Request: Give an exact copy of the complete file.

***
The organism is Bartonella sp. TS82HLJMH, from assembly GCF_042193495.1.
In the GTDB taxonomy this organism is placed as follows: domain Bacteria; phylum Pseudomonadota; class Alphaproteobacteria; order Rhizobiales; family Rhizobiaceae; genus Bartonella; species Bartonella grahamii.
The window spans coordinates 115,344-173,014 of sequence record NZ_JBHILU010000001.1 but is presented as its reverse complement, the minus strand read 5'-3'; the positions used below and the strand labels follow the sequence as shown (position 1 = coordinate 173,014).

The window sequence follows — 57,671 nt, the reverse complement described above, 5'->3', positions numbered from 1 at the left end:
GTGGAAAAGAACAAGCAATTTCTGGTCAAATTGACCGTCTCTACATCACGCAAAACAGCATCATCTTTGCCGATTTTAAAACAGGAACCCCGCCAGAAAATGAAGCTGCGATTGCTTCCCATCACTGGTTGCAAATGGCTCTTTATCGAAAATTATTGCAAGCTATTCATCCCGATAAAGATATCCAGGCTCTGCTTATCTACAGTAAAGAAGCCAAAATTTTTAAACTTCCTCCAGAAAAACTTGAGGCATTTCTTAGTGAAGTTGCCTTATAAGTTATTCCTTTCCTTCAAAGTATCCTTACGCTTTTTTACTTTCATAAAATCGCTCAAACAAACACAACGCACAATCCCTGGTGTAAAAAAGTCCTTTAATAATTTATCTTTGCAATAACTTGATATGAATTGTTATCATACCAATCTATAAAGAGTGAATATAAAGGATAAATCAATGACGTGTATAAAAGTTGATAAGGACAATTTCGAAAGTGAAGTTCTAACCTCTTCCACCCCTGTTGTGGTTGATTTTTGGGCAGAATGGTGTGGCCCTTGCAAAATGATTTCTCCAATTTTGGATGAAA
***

The organism is Bartonella sp. TS82HLJMH, from assembly GCF_042193495.1.
In the GTDB taxonomy this organism is placed as follows: domain Bacteria; phylum Pseudomonadota; class Alphaproteobacteria; order Rhizobiales; family Rhizobiaceae; genus Bartonella; species Bartonella grahamii.
The window spans coordinates 115,344-173,014 of sequence record NZ_JBHILU010000001.1 but is presented as its reverse complement, the minus strand read 5'-3'; the positions used below and the strand labels follow the sequence as shown (position 1 = coordinate 173,014).

The window sequence follows — 57,671 nt, the reverse complement described above, 5'->3', positions numbered from 1 at the left end:
GTGGAAAAGAACAAGCAATTTCTGGTCAAATTGACCGTCTCTACATCACGCAAAACAGCATCATCTTTGCCGATTTTAAAACAGGAACCCCGCCAGAAAATGAAGCTGCGATTGCTTCCCATCACTGGTTGCAAATGGCTCTTTATCGAAAATTATTGCAAGCTATTCATCCCGATAAAGATATCCAGGCTCTGCTTATCTACAGTAAAGAAGCCAAAATTTTTAAACTTCCTCCAGAAAAACTTGAGGCATTTCTTAGTGAAGTTGCCTTATAAGTTATTCCTTTCCTTCAAAGTATCCTTACGCTTTTTTACTTTCATAAAATCGCTCAAACAAACACAACGCACAATCCCTGGTGTAAAAAAGTCCTTTAATAATTTATCTTTGCAATAACTTGATATGAATTGTTATCATACCAATCTATAAAGAGTGAATATAAAGGATAAATCAATGACGTGTATAAAAGTTGATAAGGACAATTTCGAAAGTGAAGTTCTAACCTCTTCCACCCCTGTTGTGGTTGATTTTTGGGCAGAATGGTGTGGCCCTTGCAAAATGATTTCTCCAATTTTGGATGAAA